When Java was first launched, in 1995, the thing that made it really stand out was its ability to add an animation to a web page (good old tumbling Duke). Thinking about how we interact with devices today makes that sound ridiculous but, for those of us old enough to remember this, it was something almost magical.
What has changed from those early days is where Java is most popular. Initially, it was adding dynamic content and interactivity to web pages, but that was rapidly surpassed by Java’s popularity as a platform for serving the web page content: Java EE, app servers, and so on.
Back in 2007, at JavaOne, Sun Microsystems decided to have another go at creating technology for developing graphical user interface applications. What they launched was called JavaFX and, although built on top of the JVM, it used a scripting language rather than standard Java. (For fun, you can watch the creator of Chris Oliver, who created F3 that became JavaFX on YouTube). I remember this well and developed a number of demonstrations using it and gave many presentations. Using an entirely new scripting language did not result in a repeat of the adoption of Java as Sun had hoped.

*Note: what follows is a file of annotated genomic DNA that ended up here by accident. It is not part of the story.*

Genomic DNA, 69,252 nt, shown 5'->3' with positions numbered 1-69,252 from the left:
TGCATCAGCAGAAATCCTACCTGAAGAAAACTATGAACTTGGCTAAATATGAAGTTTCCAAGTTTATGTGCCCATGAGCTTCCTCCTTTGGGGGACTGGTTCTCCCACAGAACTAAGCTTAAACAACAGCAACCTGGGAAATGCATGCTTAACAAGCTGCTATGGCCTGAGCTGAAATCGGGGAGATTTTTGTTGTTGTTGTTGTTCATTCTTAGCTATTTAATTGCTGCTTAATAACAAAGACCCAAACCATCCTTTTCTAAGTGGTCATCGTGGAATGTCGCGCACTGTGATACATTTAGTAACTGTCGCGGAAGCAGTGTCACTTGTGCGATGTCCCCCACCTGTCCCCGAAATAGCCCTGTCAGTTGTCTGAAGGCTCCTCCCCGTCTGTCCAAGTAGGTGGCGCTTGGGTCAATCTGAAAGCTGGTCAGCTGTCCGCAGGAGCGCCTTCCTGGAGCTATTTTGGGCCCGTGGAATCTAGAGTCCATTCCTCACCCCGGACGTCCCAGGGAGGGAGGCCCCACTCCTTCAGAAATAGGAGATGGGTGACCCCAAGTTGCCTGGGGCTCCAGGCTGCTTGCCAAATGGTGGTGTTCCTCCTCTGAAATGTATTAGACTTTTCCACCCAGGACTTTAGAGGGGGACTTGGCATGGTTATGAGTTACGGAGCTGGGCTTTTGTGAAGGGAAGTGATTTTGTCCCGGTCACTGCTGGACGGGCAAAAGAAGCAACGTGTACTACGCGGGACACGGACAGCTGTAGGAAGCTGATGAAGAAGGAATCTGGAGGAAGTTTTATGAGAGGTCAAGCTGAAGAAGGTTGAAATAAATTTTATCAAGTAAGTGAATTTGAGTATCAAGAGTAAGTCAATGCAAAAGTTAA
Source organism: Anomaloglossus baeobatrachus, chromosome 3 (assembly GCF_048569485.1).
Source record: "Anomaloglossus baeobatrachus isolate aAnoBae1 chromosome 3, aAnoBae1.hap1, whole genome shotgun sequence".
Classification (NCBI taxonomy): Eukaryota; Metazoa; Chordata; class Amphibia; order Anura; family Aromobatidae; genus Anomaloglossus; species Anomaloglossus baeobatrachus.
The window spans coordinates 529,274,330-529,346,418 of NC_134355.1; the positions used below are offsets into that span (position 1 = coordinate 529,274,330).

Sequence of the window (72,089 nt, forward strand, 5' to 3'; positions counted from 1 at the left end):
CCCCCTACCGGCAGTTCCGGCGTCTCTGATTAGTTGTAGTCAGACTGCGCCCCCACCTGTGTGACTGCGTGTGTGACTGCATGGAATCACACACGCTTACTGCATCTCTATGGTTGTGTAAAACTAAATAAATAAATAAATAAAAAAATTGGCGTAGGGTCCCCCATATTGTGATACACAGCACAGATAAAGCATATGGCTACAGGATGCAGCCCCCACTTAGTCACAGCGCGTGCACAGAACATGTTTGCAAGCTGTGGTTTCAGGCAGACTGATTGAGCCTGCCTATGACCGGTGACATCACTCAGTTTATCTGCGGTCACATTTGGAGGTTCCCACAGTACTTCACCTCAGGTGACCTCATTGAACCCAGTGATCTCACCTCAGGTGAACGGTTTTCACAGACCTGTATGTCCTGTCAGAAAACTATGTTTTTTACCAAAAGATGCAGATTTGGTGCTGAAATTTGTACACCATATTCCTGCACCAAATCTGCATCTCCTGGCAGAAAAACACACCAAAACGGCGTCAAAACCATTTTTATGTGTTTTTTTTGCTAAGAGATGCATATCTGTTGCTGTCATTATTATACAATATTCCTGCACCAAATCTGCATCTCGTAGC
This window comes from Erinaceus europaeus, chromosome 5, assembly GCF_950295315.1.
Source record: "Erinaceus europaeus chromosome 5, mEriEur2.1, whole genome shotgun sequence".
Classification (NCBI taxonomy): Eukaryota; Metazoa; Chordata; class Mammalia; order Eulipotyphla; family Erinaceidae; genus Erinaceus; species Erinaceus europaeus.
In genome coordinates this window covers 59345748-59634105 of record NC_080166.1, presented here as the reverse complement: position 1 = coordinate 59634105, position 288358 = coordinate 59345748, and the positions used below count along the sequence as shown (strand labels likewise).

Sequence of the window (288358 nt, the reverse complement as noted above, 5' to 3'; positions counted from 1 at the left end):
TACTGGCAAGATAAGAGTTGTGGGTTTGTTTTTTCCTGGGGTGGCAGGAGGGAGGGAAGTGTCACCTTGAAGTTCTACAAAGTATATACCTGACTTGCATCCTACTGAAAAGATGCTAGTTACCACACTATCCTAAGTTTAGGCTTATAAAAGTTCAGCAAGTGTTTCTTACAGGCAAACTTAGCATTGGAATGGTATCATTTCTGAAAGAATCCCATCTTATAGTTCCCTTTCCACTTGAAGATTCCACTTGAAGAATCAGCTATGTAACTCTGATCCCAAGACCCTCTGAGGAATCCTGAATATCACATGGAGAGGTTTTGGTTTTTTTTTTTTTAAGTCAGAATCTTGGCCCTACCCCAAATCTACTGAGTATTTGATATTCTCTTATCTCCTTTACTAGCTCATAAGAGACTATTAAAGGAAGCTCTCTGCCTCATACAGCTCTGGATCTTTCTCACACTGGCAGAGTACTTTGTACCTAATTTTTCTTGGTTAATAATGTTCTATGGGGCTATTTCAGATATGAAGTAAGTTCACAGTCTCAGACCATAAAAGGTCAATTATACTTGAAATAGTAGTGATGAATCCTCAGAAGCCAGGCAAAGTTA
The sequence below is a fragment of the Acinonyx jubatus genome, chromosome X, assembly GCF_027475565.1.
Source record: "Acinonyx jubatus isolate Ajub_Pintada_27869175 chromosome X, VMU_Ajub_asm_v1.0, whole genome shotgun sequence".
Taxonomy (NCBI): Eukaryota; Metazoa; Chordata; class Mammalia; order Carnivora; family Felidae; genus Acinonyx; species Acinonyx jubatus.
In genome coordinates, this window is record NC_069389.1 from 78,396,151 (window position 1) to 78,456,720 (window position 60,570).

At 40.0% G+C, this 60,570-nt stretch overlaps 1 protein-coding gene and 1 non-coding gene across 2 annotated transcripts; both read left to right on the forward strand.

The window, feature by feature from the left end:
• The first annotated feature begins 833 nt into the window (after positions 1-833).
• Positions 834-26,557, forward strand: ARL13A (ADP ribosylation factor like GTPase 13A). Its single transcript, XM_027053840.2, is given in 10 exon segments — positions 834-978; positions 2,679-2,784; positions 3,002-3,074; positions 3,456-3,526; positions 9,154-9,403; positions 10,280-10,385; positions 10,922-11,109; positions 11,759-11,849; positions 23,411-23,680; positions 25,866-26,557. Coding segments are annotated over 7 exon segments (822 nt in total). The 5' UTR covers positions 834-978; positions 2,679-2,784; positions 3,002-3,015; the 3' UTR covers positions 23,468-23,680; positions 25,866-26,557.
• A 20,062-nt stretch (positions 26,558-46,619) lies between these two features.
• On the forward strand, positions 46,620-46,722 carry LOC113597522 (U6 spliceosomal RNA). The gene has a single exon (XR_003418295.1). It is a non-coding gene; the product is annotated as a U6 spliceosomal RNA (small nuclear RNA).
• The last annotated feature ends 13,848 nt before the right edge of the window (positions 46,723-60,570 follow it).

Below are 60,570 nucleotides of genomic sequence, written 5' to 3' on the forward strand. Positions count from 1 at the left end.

In 2011, JavaFX 2 was released, which was a complete re-write, this time as a set of pure Java libraries. (Again, there’s a nice trip-down-memory-lane video of Jasper Potts giving a demonstration of this at JavaOne on YouTube). Over time, more has been added to this and, with CSS support, a graphical tool for designing layouts and even 3D capabilities JavaFX has become a competent and well-rounded platform.
Sadly, Oracle decided that its focus for Java is purely in the cloud and has disconnected JavaFX from the Oracle JDK as of JDK 11. The good news is that JavaFX is a separate open-source project, OpenJFX, under the broader OpenJDK umbrella.
Which brings us to what we, at Azul, are now doing with JavaFX.
For several years now, we’ve been providing the Zulu JDK as a build of OpenJDK, fully tested by the applicable TCK and offered with commercial-grade support for those who want it. For those who don’t, we have the Zulu Community Edition that is completely free.
Currently, we are only providing this for Zulu JDK 8 but expect to include support for Zulu JDK 11 soon.
As with the Zulu JDK, this is being made available completely free of charge, but if you are interested in commercial support for this, we would be delighted to discuss this. Contact us to discuss this further.
Are you interested in building powerful desktop graphical applications? Why not give it a try?